A sequel to the original SNES game, Star Fox 64 brought the gaming industry forward in ways that can still be felt 23 years after its release.
By Johnny Reynolds
Published Jul 07, 2020
With the Nintendo 64, the company was able to transition its most cherished IPs like?The Legend of Zelda, Super Mario and Donkey Kong?into 3D for the first time. These?franchises?all took full advantage of the new gameplay elements and updated graphics that the console offered. Another title that did this was?Star Fox 64, a sequel to the original SNES game. Not only was?Star Fox 64 a vast improvement on its predecessor, but it influenced the world of gaming in ways that are still felt today.
Star Fox 64?was released in North America on June 30, 1997. While the N64 wasn’t as powerful as Sony’s disc-based?PlayStation, the now 23 year-old game featured fantastic visuals, smooth gameplay with branching paths and an impressive amount of voice acting for a cartridge game.
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Star Fox 64?follows the elite Star Fox team, a group of mercenaries led by Fox McCloud. They are hired by General Pepper of the Cornerian Defense Force to stop the exiled scientist, Andross, who is leading attacks across the galaxy and captured Fox’s father five years before the events of the game. It’s a scrolling sci-fi shoot-’em-up?where players control Fox’s Arwing ship as he and his allies fly through areas filled with obstacles and Andross’ minions, blasting everything in their path.
While it sounds like the standard formula for that genre,?Star Fox 64 was unique at the time. It built off of what was in the 1993 original,?which was Nintendo’s second 3D game and first to use polygonal graphics to simulate 3D models. Even though?Star Fox?was groundbreaking, many future shoot-’em-ups stuck to the side-scrolling or top-down perspectives as they always had. So when?Star Fox 64 released, its gameplay was?far more impressive than?similar games on the PlayStation, like?G-Darius?or?Gradius Gaiden.?Although those games utilized 3D graphics, their gameplay was still 2D.
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Another way in which?Star Fox 64 improved the shoot-’em-up genre was through its use of branching paths. Accomplishing certain objectives in a level could lead to a more difficult route. Some levels could only be reached by completing these objectives. There were even two endings, adding a replayability factor that most games in the genre didn’t offer.
Even though it was released on a cartridge,?Star Fox 64 featured an impressive amount of voiceover work. Due to the Nintendo 64’s inferior power compared to the PlayStation, many characters in N64 games only said a few lines, if they spoke at all. Most dialogue was delivered through text boxes, and while?Star Fox 64 still adheres to that, each line is also delivered by a dedicated voiceover artist. This added more personality to the characters in a genre where characterization is far from the most important thing.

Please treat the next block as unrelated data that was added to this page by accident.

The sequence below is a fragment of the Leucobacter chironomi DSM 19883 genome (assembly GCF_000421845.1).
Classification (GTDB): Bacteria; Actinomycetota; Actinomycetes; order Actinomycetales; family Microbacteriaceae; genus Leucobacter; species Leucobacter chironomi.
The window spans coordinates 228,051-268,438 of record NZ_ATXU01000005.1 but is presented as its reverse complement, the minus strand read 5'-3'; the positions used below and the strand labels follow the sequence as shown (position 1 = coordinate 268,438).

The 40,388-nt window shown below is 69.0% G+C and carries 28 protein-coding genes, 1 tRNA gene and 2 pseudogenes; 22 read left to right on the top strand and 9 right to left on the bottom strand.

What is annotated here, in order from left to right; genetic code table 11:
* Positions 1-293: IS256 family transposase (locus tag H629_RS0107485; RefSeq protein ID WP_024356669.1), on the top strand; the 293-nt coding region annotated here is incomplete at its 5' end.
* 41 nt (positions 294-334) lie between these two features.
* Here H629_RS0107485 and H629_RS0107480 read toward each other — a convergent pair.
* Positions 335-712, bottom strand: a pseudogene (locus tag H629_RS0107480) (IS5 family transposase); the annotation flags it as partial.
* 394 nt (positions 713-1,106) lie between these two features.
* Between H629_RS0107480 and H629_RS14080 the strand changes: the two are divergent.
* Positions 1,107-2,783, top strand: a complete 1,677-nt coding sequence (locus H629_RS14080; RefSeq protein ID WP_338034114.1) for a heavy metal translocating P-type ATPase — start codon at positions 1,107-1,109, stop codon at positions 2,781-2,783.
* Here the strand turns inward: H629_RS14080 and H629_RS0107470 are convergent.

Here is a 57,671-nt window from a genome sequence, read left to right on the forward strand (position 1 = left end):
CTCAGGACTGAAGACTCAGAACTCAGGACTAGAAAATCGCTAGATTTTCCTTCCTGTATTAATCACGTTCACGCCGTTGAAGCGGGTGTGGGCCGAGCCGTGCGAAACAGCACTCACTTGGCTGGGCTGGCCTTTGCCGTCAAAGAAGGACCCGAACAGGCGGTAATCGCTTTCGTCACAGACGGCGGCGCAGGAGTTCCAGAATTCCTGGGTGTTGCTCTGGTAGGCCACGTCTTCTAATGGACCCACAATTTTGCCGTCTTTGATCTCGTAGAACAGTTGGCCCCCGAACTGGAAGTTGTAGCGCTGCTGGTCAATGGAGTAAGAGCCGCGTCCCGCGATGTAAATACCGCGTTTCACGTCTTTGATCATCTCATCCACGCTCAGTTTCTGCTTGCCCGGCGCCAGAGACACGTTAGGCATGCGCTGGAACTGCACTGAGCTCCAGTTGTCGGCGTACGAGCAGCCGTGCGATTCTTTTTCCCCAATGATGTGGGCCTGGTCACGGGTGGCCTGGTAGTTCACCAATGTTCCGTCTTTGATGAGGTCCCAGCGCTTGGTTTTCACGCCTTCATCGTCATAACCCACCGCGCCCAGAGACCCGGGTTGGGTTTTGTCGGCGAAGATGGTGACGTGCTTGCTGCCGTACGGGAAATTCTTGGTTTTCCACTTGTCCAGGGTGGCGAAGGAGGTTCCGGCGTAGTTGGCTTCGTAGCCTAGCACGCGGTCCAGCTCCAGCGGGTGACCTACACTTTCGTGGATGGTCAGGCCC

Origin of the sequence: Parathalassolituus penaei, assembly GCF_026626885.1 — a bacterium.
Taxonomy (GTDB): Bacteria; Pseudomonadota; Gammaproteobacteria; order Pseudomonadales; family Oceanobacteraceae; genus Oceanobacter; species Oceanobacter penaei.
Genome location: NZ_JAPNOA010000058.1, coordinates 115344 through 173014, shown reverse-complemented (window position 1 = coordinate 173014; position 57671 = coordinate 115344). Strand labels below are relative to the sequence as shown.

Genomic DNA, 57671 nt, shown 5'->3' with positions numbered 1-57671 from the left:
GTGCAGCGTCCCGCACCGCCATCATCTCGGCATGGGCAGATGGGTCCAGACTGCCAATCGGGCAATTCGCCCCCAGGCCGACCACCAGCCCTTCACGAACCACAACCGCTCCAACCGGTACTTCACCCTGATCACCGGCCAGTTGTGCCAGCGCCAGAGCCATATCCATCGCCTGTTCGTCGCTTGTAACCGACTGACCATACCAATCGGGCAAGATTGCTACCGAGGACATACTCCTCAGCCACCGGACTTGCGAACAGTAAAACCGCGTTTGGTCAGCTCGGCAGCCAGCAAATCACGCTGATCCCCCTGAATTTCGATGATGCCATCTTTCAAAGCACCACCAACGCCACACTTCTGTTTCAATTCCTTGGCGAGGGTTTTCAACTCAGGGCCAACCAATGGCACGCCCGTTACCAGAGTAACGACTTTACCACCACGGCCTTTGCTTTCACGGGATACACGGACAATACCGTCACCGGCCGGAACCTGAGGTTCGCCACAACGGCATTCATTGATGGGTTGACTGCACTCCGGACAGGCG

This also led to one of gaming’s most famous lines delivered by the late great Rick May as Peppy Hare: “Do a barrel roll.” Additionally, the voiceover work helped Slippy Toad become one of the most infamously annoying characters in gaming, as he squealed in terror every time he needed Fox to save him.
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Perhaps the greatest impact?Star Fox 64?had on gaming as a whole is the Rumble Pak, which came?packaged with the game. But unlike the vast majority of peripherals, the Rumble Pak would go on to change gaming for the better. Its force feedback vibration allowed for a higher level of immersion in?Star Fox 64 and other games that supported it, like?GoldenEye 007. It was so impressive, in fact, that later controller models for the PlayStation would include a rumble feature, and nearly every home console controller since then has included it as well.
Star Fox 64 is one of the most important games ever made. Not only did it improve upon the original, as all great sequels should, but it was a big step forward for the shoot-’em-up genre in terms of gameplay and presentation. The voice acting left an immortal mark on gamer culture, and the inclusion of the Rumble Pak changed how we played games forever.?Over two decades later,?it still deserves to be celebrated.
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